(Aug. 28, 2014) -- Eikei Suzuki, governor of the Mie Prefecture in Japan, visited UTSA this morning as part of a two-day visit to San Antonio. He attended a reception in the Main Building Regents' Room hosted by UTSA officials and toured the Advanced Visualization Laboratory and Kleberg Advanced Microscopy Center on the Main Campus.
Mauli Agrawal, UTSA vice president for research, welcomed Suzuki to the campus and escorted him to the Advanced Visualization Laboratory. The laboratory is managed by Professor Yusheng Feng in the Center for Simulation, Visualization and Real Time Prediction.
The laboratory allows researchers to see large datasets in a graphic format. It is anchored by a 14.5-foot wide by six-foot tall visualization wall created using two dozen widescreen monitors driven by a high-performance computing cluster. The laboratory's distinguishing feature is a high-definition haptic device integrated with the wall and a 3-D television to allow researchers to touch and feel the digital models they create in their research.
Suzuki then toured the Kleberg Advanced Microscopy Center, led by Professor Miguel Jose-Yacaman, Lutcher Brown Distinguished Chair of Physics. The center houses one of the world's most powerful microscopes, which can magnify a strand of hair 20 million times. With this instrument, researchers are studing nanoscience and are working to develop new treatments to combat a variety of human diseases.
Suzuki's visit to San Antonio comes at the invitation of former San Antonio Mayor Julian Castro, with whom he met in Japan in 2013. During the San Antonio visit, Mayor Ivy Taylor and Commissioner Kevin Wolff will sign a letter of intent with the Japanese governor for exchange and collaboration in diverse areas of economic development.
Suzuki received his degree in economics from the University of Tokyo in 1998 and that year began serving in Japan's Ministry of Economy, Trade and Industry. He was elected governor of Mie Prefecture in April 2011, becoming Japan's youngest governor. His wife, Miho Takeda, is a former synchronized swimmer and Olympic medalist (Athens games).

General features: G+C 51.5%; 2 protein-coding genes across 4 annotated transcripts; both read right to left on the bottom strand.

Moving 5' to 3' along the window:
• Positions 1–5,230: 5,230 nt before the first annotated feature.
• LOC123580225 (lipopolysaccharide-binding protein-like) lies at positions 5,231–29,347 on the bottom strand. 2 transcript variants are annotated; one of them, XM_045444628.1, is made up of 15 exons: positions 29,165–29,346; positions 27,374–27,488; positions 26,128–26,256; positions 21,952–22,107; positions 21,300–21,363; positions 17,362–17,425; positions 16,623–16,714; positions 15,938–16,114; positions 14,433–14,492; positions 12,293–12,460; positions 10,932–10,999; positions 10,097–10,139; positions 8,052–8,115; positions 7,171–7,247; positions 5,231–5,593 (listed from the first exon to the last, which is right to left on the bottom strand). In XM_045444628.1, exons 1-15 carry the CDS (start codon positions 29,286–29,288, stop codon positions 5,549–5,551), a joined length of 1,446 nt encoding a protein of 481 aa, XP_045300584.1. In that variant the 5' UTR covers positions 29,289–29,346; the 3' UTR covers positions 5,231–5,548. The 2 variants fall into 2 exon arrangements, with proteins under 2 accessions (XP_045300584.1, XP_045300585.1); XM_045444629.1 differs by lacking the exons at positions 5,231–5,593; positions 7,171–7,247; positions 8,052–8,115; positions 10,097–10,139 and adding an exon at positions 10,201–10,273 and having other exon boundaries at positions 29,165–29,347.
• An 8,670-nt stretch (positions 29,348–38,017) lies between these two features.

For Ashaad Mabry and Triston Wade, football is not just a passing fancy. Both players were part of the UTSA football program almost from the beginning. When UTSA opens the 2015 season Thursday at Arizona, it will be the first time the Roadrunners take the field without them. But Mabry and Wade will still be playing football; their uniforms will just be a different color.
Mabry, a defensive tackle from San Antonio's MacArthur High School, was an honorable mention All-Conference USA selection his final two seasons as a Roadrunner and second among the team's defensive linemen with 49 tackles last year. Wade, a defensive back from Tyler, was the most decorated player in school history. He was a semifinalist for the 2014 Jim Thorpe Award – for the nation's top defensive back – a three-time all-conference honoree and two-year team captain who set a school record of 293 tackles in his career. Both men had outstanding college careers that allowed them to make UTSA history.
Did you know? Mabry and Wade both agreed to terms as undrafted free agents with the New Orleans Saints and Seattle Seahawks, respectively, becoming the first UTSA players to move to the professional ranks.
All campuses will be closed for the Labor Day holiday.
Cheer on the UTSA Roadrunners at their home-opener against the Kansas State Wildcats.
Alamodome, 100 Montana St.
As part of National Recovery Month, a panel of substance abuse practitioners and members of the recovery community will discuss issues related to substance abuse treatment and recovery.
Durango Building 1.124 (DB 1.124), Downtown Campus
The UTSA College of Education and Human Development will host award-winning children’s author and illustrator Yuyi Morales. Morales will share personal stories that have influenced her work as an author and illustrator.
Buena Vista Building Aula Canaria (BV 1.328), Downtown Campus
Love of theater, history leads Lee grad to pursue anthropology degree
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